Biologists report seeing fewer snakes this summer

Published 1:53 am Thursday, July 6, 2017

The rise in temperatures usually brings out slithering serpents, but two local biologists have reported seeing fewer this season.

Alabama is home to some 50 snake species and the majority can be found in Covington County.

Local biologists have said the most frequently encountered are the black racer; the rat snake; the hognose snake; various water snakes; the copperhead; cottonmouth; and eastern diamondback rattlesnakes.

Venomous snakes in Alabama include copperheads, cottonmouth, eastern diamondback rattlesnakes, timber rattlesnakes, pygmy rattlesnakes and coral snakes.

Local herpetologist Jimmy Stiles said they are seeing fewer snakes this summer.

Local biologist Mark Bailey echoed the observation.

“Snake action has slowed down now that we’re in the heat of summer,” he said. “Copperheads are perhaps more active at night right now, though. They feed on emerging cicadas this time of year. I carry a light when outside after dark, especially near deciduous trees. The cicadas emerge from the ground where they feed on the roots.”

Both Stiles and Bailey have previously reported to the Star-News that more copperheads are in Covington County, thanks to the disappearance of the eastern kingsnake.

While copperhead bites are most common, deaths from copperheads are almost unheard of.

Bites from venomous snakes can be deadly if not treated quickly.

Symptoms include blurred vision, dizziness, fever, excessive sweating, fainting, rapid pulse, skin discoloration, swelling at the site of the bite, pain at the site of bite, low blood pressure, numbness, nausea and vomiting, breathing difficulty and thirst.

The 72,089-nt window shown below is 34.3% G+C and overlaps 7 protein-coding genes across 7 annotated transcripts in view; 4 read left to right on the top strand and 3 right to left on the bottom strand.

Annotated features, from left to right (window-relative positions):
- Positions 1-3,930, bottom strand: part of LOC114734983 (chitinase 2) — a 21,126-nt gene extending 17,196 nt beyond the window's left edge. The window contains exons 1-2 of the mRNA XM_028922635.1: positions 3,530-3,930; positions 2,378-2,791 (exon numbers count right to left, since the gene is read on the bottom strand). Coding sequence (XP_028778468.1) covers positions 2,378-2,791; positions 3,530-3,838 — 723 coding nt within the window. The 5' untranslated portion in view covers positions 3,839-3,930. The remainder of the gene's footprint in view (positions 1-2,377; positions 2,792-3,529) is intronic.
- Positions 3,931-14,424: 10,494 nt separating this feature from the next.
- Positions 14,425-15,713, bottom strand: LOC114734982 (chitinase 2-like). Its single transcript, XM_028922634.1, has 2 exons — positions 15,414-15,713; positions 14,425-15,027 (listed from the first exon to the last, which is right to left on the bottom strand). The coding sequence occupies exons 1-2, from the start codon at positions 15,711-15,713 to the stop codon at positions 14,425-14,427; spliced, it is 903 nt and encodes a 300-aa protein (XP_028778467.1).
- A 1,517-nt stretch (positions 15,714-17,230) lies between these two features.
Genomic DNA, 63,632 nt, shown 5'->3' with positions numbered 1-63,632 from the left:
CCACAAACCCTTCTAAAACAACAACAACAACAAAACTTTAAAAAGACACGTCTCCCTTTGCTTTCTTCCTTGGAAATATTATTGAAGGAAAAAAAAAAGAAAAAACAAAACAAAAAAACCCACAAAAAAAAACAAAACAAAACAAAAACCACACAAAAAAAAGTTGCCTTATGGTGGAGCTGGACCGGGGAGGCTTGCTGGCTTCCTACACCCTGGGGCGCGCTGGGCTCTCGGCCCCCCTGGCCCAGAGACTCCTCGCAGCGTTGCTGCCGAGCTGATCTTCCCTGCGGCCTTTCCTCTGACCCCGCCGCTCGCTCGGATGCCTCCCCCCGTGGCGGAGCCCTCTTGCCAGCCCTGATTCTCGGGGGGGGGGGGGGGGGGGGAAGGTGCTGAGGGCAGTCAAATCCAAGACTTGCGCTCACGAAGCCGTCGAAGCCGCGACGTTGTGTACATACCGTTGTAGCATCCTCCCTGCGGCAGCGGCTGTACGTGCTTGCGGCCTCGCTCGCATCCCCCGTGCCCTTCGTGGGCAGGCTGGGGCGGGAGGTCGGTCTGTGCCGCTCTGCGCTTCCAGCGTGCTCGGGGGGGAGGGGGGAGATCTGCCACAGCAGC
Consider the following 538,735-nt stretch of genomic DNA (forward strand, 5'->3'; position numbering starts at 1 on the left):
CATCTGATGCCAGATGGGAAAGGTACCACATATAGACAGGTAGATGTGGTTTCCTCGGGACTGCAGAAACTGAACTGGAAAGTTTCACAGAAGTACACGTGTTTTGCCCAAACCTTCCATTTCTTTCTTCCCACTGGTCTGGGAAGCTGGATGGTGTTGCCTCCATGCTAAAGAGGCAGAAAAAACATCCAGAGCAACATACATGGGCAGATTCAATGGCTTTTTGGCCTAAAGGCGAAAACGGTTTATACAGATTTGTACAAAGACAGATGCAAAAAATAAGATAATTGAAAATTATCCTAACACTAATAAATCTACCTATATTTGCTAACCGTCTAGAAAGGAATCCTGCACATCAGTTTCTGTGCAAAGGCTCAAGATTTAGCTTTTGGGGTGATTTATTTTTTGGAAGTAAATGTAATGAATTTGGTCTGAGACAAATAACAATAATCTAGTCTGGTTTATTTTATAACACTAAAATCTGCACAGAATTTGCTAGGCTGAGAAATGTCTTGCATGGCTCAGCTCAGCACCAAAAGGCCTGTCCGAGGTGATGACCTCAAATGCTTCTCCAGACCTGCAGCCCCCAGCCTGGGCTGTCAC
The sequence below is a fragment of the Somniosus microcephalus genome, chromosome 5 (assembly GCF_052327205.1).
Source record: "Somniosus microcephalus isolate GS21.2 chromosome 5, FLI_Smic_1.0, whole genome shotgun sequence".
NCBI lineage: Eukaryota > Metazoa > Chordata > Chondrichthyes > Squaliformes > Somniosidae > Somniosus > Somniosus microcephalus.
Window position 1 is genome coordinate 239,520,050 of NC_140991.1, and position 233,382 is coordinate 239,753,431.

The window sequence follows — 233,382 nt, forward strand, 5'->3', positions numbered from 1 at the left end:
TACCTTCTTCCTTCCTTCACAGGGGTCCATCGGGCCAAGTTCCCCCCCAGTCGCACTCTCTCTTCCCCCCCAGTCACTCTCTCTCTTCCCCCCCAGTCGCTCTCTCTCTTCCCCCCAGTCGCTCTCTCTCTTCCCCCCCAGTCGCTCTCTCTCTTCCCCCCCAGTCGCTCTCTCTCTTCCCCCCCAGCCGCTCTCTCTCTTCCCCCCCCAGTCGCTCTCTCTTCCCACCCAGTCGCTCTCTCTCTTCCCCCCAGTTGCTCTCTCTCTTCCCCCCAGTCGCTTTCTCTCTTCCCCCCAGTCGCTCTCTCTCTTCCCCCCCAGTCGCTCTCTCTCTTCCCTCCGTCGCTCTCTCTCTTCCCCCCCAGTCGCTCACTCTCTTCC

The department of wildlife and fisheries offers this advice if you find yourself in a situation where you or someone you are with has been bitten by a venomous snake, take these steps to ensure you survive and make it to a hospital for the appropriate treatment:

  • Keep calm. Restrict movement and keep the affected area below heart level to reduce the flow of venom.
  • Remove any rings or restricting items from the affected area due to swelling.
  • Create a loose splint to help restrict movement of the area.
  • Clean the wound but don’t flush with water.
  • Wrap wound with compression bandages. Go about 4 inches above the wound, wrapping as you would a sprained ankle.
  • Seek medical attention immediately.

Below is a list of things you should not do when bitten:

  • Do not allow for over exertion.
  • Do not apply a tourniquet.
  • Do not apply a cold compress to a snake bite.
  • Do not cut into the bite

with a knife or razor.

  • Do not try to suck out the venom by mouth.